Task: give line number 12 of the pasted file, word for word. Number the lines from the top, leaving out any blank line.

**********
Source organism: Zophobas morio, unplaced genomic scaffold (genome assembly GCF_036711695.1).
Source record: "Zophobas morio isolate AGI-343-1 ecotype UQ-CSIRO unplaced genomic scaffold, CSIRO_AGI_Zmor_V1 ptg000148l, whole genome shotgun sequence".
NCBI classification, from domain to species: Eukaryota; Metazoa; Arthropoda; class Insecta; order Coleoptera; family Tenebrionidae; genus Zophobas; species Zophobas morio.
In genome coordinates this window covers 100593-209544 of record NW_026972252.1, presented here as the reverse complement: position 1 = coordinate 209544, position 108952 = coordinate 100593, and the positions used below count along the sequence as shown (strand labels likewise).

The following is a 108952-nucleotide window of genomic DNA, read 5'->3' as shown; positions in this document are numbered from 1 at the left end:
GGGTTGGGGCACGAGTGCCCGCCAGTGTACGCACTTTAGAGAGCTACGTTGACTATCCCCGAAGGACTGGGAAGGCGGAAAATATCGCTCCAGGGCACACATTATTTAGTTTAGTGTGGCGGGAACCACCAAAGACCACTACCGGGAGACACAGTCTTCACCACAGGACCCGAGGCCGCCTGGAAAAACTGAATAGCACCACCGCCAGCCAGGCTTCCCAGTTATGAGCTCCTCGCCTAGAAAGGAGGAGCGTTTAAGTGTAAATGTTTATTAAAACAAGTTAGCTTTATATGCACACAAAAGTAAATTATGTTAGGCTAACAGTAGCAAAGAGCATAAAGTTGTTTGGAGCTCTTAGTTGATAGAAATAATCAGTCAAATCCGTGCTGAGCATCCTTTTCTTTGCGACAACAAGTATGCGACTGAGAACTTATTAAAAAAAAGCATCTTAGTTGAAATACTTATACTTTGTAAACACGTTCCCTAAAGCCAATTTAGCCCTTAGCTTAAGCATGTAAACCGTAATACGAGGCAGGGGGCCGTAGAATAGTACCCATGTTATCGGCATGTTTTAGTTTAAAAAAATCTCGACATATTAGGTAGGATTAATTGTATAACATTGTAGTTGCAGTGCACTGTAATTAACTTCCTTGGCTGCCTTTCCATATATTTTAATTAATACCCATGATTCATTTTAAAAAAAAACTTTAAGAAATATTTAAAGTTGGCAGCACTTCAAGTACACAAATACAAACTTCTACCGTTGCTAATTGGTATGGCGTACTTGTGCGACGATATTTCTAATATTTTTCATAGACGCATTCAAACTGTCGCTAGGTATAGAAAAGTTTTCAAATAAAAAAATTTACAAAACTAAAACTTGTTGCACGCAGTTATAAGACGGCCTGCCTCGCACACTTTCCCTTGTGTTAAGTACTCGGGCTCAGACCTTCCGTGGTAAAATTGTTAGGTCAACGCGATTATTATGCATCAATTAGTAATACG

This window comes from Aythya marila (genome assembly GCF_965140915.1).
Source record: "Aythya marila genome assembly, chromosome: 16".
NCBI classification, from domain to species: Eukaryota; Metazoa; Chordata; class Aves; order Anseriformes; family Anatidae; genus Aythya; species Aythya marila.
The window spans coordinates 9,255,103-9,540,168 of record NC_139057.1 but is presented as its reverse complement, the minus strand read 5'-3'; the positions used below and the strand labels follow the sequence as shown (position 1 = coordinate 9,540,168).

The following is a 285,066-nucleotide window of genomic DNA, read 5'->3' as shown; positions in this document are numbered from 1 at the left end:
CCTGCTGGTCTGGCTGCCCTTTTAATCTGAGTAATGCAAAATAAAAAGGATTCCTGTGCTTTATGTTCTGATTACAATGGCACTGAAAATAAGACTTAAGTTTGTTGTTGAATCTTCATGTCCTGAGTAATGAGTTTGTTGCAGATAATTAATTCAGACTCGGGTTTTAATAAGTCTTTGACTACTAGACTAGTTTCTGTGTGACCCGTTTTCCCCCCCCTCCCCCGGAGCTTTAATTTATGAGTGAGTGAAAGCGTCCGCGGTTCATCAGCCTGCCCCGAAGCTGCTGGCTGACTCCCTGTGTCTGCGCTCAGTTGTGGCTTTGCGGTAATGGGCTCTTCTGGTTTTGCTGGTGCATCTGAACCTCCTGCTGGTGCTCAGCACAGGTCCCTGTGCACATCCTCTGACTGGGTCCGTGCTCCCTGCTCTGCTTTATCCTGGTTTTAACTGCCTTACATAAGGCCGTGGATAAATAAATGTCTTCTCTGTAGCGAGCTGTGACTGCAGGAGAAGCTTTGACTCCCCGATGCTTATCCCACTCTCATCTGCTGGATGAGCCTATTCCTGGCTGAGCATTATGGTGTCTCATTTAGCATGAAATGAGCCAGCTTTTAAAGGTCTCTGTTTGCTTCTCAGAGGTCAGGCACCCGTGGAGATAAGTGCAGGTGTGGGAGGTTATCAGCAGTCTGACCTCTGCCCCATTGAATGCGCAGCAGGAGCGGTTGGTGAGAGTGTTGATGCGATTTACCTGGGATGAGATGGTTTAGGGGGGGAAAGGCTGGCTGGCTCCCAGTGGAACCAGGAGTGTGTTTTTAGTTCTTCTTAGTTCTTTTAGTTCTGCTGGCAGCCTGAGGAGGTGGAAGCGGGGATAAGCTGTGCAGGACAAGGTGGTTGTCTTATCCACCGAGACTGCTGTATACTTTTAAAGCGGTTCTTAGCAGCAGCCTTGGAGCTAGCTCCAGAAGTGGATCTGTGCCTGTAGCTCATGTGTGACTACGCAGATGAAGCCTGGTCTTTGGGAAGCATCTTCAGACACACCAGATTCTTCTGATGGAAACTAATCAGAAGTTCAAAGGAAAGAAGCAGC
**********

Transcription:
CCTGCTGGTCTGGCTGCCCTTTTAATCTGAGTAATGCAAAATAAAAAGGATTCCTGTGCTTTATGTTCTGATTACAATGGCACTGAAAATAAGACTTAAGTTTGTTGTTGAATCTTCATGTCCTGAGTAATGAGTTTGTTGCAGATAATTAATTCAGACTCGGGTTTTAATAAGTCTTTGACTACTAGACTAGTTTCTGTGTGACCCGTTTTCCCCCCCCTCCCCCGGAGCTTTAATTTATGAGTGAGTGAAAGCGTCCGCGGTTCATCAGCCTGCCCCGAAGCTGCTGGCTGACTCCCTGTGTCTGCGCTCAGTTGTGGCTTTGCGGTAATGGGCTCTTCTGGTTTTGCTGGTGCATCTGAACCTCCTGCTGGTGCTCAGCACAGGTCCCTGTGCACATCCTCTGACTGGGTCCGTGCTCCCTGCTCTGCTTTATCCTGGTTTTAACTGCCTTACATAAGGCCGTGGATAAATAAATGTCTTCTCTGTAGCGAGCTGTGACTGCAGGAGAAGCTTTGACTCCCCGATGCTTATCCCACTCTCATCTGCTGGATGAGCCTATTCCTGGCTGAGCATTATGGTGTCTCATTTAGCATGAAATGAGCCAGCTTTTAAAGGTCTCTGTTTGCTTCTCAGAGGTCAGGCACCCGTGGAGATAAGTGCAGGTGTGGGAGGTTATCAGCAGTCTGACCTCTGCCCCATTGAATGCGCAGCAGGAGCGGTTGGTGAGAGTGTTGATGCGATTTACCTGGGATGAGATGGTTTAGGGGGGGAAAGGCTGGCTGGCTCCCAGTGGAACCAGGAGTGTGTTTTTAGTTCTTCTTAGTTCTTTTAGTTCTGCTGGCAGCCTGAGGAGGTGGAAGCGGGGATAAGCTGTGCAGGACAAGGTGGTTGTCTTATCCACCGAGACTGCTGTATACTTTTAAAGCGGTTCTTAGCAGCAGCCTTGGAGCTAGCTCCAGAAGTGGATCTGTGCCTGTAGCTCATGTGTGACTACGCAGATGAAGCCTGGTCTTTGGGAAGCATCTTCAGACACACCAGATTCTTCTGATGGAAACTAATCAGAAGTTCAAAGGAAAGAAGCAGC